This was so good that even companies that made nothing more high-tech than patches for repairing inner-tubes, got dragged up to dizzy heights by Dot-Coms that had no product, no history, only the fuzziest plans and futures based 102 percent on total fantasy.

Ooh, it was soo goood!

Meanwhile, back in 1999, on the Quai du Louvre in aphoto: patrick, tureen of cafe simple Paris café with its name spelled wrong, the Café Metropole Club started off bravely into the unknown - is the world really round? - with one dumbbell of a secretary and four pioneering online magazine readers who inexplicably turned up to become 'charter' members of the magazine's free club.

From these humble beginnings and without five-cents of venture-capital, advertising, spam, greed or any sort of an IPO in the offing, your club has continued to this day, surviving the shipwreck of the late 'Internet-boom' and 'bust.' If there are readers who have been 'sunk' by this comedy, you are welcome at the club.

Popular 'Waiter of the Week' Patrick and a typical La Corona 'tureen' of café.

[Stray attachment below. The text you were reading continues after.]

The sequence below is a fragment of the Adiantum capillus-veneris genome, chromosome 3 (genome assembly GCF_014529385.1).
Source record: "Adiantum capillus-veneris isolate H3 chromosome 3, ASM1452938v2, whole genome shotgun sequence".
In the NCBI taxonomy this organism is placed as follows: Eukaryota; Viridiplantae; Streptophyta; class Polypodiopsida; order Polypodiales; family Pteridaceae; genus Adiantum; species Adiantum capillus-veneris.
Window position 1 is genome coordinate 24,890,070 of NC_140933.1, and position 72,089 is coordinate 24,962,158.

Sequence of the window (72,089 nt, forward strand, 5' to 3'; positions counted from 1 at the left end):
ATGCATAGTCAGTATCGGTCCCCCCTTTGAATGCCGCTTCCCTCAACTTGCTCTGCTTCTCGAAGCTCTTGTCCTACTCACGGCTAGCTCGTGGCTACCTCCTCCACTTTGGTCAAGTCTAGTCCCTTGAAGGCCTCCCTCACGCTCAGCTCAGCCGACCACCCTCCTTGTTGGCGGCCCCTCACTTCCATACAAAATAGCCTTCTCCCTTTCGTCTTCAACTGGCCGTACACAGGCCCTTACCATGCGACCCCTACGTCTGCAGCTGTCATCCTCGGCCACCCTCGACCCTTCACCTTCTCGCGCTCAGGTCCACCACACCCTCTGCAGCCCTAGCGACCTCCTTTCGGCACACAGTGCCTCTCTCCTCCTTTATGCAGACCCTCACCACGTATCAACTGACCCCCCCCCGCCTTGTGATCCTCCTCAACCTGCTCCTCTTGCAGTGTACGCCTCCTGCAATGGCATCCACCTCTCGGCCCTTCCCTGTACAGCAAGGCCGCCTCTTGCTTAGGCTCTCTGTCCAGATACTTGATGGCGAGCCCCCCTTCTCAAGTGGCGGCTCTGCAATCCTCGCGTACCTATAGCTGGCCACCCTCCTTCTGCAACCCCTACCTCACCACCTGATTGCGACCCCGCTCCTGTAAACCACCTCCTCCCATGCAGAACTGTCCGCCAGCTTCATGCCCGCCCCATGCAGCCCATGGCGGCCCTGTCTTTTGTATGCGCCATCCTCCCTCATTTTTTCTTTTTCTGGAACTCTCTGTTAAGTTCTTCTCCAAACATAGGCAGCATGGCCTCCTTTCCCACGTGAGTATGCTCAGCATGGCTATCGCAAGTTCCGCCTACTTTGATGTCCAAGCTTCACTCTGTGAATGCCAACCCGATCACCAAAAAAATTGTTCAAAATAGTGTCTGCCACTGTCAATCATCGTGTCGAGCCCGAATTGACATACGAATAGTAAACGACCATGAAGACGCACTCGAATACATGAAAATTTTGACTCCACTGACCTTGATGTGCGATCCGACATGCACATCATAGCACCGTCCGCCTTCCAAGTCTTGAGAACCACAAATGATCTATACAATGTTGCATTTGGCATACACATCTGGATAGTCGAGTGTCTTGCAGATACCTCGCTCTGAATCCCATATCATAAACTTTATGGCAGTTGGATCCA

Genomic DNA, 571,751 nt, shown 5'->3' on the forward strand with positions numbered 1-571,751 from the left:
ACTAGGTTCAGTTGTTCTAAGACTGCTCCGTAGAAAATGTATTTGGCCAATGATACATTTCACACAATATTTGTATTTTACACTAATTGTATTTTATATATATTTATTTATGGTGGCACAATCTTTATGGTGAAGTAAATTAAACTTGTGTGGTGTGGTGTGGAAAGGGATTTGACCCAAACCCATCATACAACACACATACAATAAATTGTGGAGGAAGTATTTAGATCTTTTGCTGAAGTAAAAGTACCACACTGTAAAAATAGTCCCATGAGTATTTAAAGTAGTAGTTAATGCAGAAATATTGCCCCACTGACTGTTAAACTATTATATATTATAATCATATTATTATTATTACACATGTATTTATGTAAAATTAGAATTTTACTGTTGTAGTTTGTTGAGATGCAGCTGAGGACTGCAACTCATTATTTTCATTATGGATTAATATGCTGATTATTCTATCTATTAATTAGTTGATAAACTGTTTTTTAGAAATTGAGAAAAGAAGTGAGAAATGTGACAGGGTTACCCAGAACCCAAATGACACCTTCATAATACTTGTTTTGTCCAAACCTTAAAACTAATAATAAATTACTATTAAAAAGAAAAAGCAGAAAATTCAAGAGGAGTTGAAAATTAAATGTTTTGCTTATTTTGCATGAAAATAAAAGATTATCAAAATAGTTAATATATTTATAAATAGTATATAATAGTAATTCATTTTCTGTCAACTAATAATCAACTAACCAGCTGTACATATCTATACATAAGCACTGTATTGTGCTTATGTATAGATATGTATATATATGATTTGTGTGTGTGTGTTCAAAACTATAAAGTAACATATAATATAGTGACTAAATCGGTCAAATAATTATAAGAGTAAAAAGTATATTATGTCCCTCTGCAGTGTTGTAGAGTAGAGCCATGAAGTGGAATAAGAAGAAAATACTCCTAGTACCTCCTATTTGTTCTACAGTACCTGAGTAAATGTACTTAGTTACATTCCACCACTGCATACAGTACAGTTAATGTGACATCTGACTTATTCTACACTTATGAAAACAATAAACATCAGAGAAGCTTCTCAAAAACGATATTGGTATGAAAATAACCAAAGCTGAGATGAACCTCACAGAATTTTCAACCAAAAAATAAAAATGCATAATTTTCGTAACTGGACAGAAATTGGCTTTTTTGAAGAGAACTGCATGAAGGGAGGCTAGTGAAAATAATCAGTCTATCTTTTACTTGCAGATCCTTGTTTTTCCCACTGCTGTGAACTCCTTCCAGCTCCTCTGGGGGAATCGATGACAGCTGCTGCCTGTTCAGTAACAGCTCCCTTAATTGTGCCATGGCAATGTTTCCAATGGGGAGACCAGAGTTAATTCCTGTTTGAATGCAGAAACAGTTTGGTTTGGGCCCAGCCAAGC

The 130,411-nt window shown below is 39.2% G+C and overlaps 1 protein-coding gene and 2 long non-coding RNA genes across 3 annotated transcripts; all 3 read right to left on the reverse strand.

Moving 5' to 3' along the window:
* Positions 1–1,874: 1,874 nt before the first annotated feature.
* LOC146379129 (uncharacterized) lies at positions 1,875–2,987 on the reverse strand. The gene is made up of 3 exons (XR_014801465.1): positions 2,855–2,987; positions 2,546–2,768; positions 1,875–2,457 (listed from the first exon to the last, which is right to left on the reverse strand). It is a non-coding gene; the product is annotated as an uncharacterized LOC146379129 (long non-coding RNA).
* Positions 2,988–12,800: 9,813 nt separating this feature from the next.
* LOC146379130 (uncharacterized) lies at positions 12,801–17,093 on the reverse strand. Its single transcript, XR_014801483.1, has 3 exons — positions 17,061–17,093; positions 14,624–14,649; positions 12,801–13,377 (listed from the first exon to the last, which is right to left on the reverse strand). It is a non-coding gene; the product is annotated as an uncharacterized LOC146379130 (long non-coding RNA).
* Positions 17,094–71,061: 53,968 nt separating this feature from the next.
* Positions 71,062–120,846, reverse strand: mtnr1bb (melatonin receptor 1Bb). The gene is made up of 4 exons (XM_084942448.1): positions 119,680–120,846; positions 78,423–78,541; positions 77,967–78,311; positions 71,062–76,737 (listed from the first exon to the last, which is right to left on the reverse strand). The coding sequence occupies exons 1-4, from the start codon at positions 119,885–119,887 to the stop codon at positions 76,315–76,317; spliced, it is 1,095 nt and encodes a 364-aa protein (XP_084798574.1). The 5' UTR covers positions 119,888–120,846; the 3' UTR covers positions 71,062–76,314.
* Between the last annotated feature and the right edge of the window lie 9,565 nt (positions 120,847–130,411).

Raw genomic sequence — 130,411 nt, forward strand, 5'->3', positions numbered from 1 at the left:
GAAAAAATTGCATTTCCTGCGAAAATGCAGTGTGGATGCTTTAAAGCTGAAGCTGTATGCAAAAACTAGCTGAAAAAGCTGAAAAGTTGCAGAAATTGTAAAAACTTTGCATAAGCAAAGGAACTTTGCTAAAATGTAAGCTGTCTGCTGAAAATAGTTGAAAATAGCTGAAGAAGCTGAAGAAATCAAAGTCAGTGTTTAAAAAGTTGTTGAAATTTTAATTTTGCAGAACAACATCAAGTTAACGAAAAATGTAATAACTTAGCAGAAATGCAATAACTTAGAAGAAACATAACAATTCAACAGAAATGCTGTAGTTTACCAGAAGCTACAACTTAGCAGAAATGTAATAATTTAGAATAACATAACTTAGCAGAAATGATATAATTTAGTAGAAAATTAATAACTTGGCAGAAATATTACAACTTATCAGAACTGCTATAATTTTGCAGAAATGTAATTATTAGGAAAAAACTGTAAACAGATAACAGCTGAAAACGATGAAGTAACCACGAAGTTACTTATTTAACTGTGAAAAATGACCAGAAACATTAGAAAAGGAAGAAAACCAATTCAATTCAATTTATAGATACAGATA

That's right. Your free club in Paris continues without any visible means of support, just as it started. Although this state of affairs is virtually unreal, we are not worrying about it much.

As of this date 291 real people from various parts of the world have come to Paris to join the Café Metropole Club.

This figure does not include several dozen other people who unwittingly attended club meetings - although while sober! - and two dogs recentlyphoto: wine glass accepted as bona-fide members, as well as the club's hand-carved wooden howling hound mascot - who only 'joined' last week when presented to the club's secretary by Jay Barrios.

The above figure does not include club members who have returned - some, many times - from overseas and overland to Paris to attend club meetings - because, once a member becomes a member, it is for life.

Wine is a popular 'Drink of the Week' some weeks, too.